Category: surgery

OMG, you’re alive!

     As a  physician, it’s great to revisit the medical miracles you’ve played a hand in. In the monotony of the common every day events, a visit from that one patient who you brought back from the brink, can really lift the spirit. These moments are rare, especially if they happen while you’re a medical student or resident that is destined for a short stay in the community, never to see that one incredible patient again. Even if you stay in one place for a few years, many patients get lost to follow up (for a variety of reasons) and the curiosities for whatever happened to Mr. or Mrs. X  can fade over time.
     As a 3rd year surgical med student, I remember attending trauma clinic and following around a weary 5th year senior resident (Dr. HC) as he lurched from room to room in his scrubs and clogs doing post op checks and removing stitches with little enthusiasm but great urgency. Clinic was a chore, an obstruction from the operating room or his call room bed. One day he picked up a chart of a gentlemen Mr. D (name changed) who presented with stitches that were surfacing from his abdomen from a trauma surgery a few years prior. He knocked on the door while reading the chart, entered the room head down while still reading and introduced himself… while still reading. When he finally looked up, he stopped suddenly, grabbed his mouth and mumbled “Oh my God!”
     3 to 4 years prior, when Dr. HC was a lowly surgical intern on trauma call, he assisted on a lengthy operation on a young Rastafarian gentlemen that suffered multiple knife wounds to his abdomen. I don’t recall the details of the surgery but Dr. HC made it clear to me, that he didn’t expect this patient to survive once he was patched up and shifted to the intensive care unit. The patient had a lengthy stay in the hospital and despite the visceral experience of doing surgery on him, Dr. HC’s gypsy, sleep deprived surgical life turned Mr. D into simply another case to log and a patient unwillingly forgotten.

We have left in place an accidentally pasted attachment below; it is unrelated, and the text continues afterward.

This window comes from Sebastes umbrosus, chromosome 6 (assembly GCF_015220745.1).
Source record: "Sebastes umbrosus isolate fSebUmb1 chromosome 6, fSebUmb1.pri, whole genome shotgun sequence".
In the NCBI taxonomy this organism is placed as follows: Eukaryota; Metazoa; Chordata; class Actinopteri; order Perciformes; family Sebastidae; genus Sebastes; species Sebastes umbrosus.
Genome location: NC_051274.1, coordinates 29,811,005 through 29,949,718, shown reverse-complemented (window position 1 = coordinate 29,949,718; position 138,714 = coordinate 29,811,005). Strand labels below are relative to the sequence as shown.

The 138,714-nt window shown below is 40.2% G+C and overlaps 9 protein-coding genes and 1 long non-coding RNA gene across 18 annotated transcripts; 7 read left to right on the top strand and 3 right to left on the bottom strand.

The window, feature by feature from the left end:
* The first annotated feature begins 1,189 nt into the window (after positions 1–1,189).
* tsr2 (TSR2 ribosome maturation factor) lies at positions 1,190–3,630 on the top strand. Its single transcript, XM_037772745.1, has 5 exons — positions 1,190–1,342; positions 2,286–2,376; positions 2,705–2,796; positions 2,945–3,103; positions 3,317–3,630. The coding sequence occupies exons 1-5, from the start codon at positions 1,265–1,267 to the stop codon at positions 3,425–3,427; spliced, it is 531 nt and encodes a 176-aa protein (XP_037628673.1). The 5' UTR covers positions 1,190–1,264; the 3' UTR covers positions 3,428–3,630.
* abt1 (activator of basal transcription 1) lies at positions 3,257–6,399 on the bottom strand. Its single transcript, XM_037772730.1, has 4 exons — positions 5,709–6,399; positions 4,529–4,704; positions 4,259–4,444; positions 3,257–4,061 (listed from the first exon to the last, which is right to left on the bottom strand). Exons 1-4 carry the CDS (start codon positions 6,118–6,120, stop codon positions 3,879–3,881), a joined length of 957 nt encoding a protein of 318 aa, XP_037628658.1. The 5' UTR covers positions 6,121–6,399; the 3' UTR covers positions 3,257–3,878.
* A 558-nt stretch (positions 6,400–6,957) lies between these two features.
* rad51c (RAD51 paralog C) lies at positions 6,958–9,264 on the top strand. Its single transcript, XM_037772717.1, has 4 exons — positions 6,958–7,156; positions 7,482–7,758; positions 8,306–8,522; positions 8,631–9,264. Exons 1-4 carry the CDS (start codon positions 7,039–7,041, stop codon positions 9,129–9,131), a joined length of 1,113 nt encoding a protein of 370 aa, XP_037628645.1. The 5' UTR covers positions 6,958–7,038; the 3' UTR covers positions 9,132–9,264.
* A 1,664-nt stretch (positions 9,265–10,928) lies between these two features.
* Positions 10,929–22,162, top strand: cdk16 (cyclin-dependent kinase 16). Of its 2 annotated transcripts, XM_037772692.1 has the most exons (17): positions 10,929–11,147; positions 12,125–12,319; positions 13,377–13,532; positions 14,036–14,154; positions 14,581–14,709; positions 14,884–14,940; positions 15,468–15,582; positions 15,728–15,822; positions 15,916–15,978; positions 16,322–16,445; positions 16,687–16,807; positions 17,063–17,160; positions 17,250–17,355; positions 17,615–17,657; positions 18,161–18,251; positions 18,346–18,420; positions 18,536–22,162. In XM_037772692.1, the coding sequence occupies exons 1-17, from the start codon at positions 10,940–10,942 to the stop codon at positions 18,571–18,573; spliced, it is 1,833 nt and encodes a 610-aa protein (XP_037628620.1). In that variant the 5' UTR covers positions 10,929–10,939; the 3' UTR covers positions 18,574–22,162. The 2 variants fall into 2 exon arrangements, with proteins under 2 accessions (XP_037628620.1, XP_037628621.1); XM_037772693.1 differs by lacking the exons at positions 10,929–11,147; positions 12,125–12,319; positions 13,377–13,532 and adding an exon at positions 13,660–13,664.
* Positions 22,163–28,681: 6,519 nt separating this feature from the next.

After a few more seconds of disbelief, Dr. HC was finally able to drop his hands from his mouth and give Mr. D a  handshake. Mr. D’s chief complaint  were put on hold while I was told about the circumstances of how they 1st met. Mr. D actually didn’t even know who his doctors were on that terrible day but was pleasantly surprised to hear that this random resident sent to remove some stitches today, helped save his life. But Mr. D’s enthusiasm was tempered, probably due to the discomfort he was feeling that day,the difficult post op course, rehabilitation and numerous nutritional issues he’d been battling ever since his abdominal trauma. But nothing could temper Dr. HC’s smile as he grinned from ear to ear, repeating several times ” Man, I can’t believe it’s you. “
    Dr. HC was a battle weary 5th year surgical resident, in a bleak inner city hospital. During my 12 weeks as a surgical med student, he was generally pleasant but had always had a morose aura. His chance encounter with Mr. D was the first time, he looked genuinely happy. In one of those very important “teachable moments” that med students crave, Dr. HC emphasized that it’s cases like Mr. D that keep you going. It was a valuable lesson and although I didn’t become surgeon, I did become a much better doctor that day.